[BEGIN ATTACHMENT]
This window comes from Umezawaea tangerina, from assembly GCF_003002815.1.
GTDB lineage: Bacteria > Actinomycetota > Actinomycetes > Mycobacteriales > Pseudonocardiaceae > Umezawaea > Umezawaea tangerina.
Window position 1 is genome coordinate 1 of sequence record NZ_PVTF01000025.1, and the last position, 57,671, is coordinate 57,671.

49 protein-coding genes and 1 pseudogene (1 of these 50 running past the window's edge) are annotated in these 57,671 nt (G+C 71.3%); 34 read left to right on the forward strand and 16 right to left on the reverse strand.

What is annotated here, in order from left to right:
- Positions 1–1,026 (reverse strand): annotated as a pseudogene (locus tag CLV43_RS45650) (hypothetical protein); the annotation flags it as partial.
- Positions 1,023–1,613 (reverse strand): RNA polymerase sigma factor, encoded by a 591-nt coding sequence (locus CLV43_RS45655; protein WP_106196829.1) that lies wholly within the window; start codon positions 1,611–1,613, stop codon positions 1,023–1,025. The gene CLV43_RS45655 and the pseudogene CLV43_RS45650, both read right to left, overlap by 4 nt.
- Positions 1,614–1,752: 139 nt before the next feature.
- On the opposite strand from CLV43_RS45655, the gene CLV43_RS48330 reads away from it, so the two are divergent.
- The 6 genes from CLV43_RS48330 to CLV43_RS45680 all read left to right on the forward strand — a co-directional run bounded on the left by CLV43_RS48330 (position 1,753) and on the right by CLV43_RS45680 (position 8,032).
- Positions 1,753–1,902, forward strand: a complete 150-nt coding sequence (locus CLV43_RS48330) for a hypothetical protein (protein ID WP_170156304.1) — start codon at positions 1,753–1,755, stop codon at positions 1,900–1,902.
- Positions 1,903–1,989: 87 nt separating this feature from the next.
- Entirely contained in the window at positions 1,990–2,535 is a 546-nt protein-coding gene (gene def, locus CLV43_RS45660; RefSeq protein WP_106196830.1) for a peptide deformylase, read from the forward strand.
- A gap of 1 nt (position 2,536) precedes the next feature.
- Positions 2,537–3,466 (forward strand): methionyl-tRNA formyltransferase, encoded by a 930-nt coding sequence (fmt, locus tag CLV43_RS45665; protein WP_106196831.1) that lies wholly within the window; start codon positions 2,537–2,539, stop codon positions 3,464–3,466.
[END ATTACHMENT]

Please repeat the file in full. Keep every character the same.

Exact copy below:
This window comes from Umezawaea tangerina, from assembly GCF_003002815.1.
GTDB lineage: Bacteria > Actinomycetota > Actinomycetes > Mycobacteriales > Pseudonocardiaceae > Umezawaea > Umezawaea tangerina.
Window position 1 is genome coordinate 1 of sequence record NZ_PVTF01000025.1, and the last position, 57,671, is coordinate 57,671.

49 protein-coding genes and 1 pseudogene (1 of these 50 running past the window's edge) are annotated in these 57,671 nt (G+C 71.3%); 34 read left to right on the forward strand and 16 right to left on the reverse strand.

What is annotated here, in order from left to right:
- Positions 1–1,026 (reverse strand): annotated as a pseudogene (locus tag CLV43_RS45650) (hypothetical protein); the annotation flags it as partial.
- Positions 1,023–1,613 (reverse strand): RNA polymerase sigma factor, encoded by a 591-nt coding sequence (locus CLV43_RS45655; protein WP_106196829.1) that lies wholly within the window; start codon positions 1,611–1,613, stop codon positions 1,023–1,025. The gene CLV43_RS45655 and the pseudogene CLV43_RS45650, both read right to left, overlap by 4 nt.
- Positions 1,614–1,752: 139 nt before the next feature.
- On the opposite strand from CLV43_RS45655, the gene CLV43_RS48330 reads away from it, so the two are divergent.
- The 6 genes from CLV43_RS48330 to CLV43_RS45680 all read left to right on the forward strand — a co-directional run bounded on the left by CLV43_RS48330 (position 1,753) and on the right by CLV43_RS45680 (position 8,032).
- Positions 1,753–1,902, forward strand: a complete 150-nt coding sequence (locus CLV43_RS48330) for a hypothetical protein (protein ID WP_170156304.1) — start codon at positions 1,753–1,755, stop codon at positions 1,900–1,902.
- Positions 1,903–1,989: 87 nt separating this feature from the next.
- Entirely contained in the window at positions 1,990–2,535 is a 546-nt protein-coding gene (gene def, locus CLV43_RS45660; RefSeq protein WP_106196830.1) for a peptide deformylase, read from the forward strand.
- A gap of 1 nt (position 2,536) precedes the next feature.
- Positions 2,537–3,466 (forward strand): methionyl-tRNA formyltransferase, encoded by a 930-nt coding sequence (fmt, locus tag CLV43_RS45665; protein WP_106196831.1) that lies wholly within the window; start codon positions 2,537–2,539, stop codon positions 3,464–3,466.